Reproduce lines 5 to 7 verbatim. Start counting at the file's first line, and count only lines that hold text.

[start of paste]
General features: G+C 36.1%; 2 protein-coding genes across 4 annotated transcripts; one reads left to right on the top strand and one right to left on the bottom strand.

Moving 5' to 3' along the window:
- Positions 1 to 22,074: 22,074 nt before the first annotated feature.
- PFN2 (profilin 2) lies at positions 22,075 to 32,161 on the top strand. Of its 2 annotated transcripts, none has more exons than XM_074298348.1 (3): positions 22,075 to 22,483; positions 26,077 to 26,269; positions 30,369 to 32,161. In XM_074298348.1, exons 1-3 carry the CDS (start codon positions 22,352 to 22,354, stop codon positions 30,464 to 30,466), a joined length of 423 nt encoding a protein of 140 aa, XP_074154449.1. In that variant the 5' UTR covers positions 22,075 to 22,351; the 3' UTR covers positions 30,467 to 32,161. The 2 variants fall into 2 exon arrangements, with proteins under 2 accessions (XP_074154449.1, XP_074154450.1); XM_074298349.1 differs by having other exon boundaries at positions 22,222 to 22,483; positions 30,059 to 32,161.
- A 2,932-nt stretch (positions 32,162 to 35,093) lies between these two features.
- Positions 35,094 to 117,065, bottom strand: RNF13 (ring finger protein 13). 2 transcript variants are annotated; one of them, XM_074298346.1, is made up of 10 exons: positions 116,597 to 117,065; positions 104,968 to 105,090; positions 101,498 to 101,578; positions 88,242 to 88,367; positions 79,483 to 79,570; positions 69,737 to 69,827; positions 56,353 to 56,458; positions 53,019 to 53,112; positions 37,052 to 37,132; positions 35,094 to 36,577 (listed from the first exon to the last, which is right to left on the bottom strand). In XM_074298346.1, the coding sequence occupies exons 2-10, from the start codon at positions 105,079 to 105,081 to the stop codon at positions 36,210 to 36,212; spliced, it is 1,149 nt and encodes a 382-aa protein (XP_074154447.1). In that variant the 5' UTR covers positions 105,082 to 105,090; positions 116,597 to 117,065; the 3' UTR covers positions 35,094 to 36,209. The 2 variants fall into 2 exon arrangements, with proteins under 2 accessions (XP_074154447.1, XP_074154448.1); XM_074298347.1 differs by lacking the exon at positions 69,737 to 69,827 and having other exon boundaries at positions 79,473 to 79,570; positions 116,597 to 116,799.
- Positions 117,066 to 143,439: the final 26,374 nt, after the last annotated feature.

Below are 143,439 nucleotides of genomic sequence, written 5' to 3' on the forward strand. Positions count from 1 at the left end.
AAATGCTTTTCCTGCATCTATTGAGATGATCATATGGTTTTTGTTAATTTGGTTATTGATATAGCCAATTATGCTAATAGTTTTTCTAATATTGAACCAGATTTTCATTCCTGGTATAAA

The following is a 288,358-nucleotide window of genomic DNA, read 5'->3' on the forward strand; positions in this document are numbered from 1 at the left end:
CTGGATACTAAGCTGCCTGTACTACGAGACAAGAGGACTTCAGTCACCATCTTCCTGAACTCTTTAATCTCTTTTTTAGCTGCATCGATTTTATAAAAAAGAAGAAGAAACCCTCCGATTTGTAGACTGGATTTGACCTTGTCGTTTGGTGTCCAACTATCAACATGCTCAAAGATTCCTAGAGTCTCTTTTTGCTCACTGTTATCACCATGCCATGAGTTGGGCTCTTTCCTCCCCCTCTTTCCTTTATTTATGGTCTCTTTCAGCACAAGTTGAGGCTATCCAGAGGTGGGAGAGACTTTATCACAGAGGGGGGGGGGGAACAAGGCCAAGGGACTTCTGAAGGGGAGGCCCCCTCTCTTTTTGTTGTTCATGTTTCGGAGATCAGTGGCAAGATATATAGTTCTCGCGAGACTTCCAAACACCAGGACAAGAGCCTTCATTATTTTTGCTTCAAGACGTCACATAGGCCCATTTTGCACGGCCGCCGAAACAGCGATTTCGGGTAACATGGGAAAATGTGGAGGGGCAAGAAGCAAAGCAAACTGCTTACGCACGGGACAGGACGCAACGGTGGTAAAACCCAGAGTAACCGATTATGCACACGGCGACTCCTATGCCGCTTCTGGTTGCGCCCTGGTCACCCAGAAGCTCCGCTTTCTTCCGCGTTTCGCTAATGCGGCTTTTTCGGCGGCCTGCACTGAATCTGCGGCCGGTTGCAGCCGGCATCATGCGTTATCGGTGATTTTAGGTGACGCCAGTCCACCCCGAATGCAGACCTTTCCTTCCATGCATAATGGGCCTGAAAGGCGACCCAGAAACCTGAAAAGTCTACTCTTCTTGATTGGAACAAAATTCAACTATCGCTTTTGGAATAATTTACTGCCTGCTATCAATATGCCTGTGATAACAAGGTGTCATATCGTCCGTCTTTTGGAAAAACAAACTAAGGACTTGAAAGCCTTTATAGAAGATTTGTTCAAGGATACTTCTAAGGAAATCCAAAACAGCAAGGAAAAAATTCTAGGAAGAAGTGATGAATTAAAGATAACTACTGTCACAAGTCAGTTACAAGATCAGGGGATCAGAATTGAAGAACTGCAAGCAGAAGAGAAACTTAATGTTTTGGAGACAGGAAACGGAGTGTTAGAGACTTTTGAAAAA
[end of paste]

- A 2,932-nt stretch (positions 32,162 to 35,093) lies between these two features.
- Positions 35,094 to 117,065, bottom strand: RNF13 (ring finger protein 13). 2 transcript variants are annotated; one of them, XM_074298346.1, is made up of 10 exons: positions 116,597 to 117,065; positions 104,968 to 105,090; positions 101,498 to 101,578; positions 88,242 to 88,367; positions 79,483 to 79,570; positions 69,737 to 69,827; positions 56,353 to 56,458; positions 53,019 to 53,112; positions 37,052 to 37,132; positions 35,094 to 36,577 (listed from the first exon to the last, which is right to left on the bottom strand). In XM_074298346.1, the coding sequence occupies exons 2-10, from the start codon at positions 105,079 to 105,081 to the stop codon at positions 36,210 to 36,212; spliced, it is 1,149 nt and encodes a 382-aa protein (XP_074154447.1). In that variant the 5' UTR covers positions 105,082 to 105,090; positions 116,597 to 117,065; the 3' UTR covers positions 35,094 to 36,209. The 2 variants fall into 2 exon arrangements, with proteins under 2 accessions (XP_074154447.1, XP_074154448.1); XM_074298347.1 differs by lacking the exon at positions 69,737 to 69,827 and having other exon boundaries at positions 79,473 to 79,570; positions 116,597 to 116,799.
- Positions 117,066 to 143,439: the final 26,374 nt, after the last annotated feature.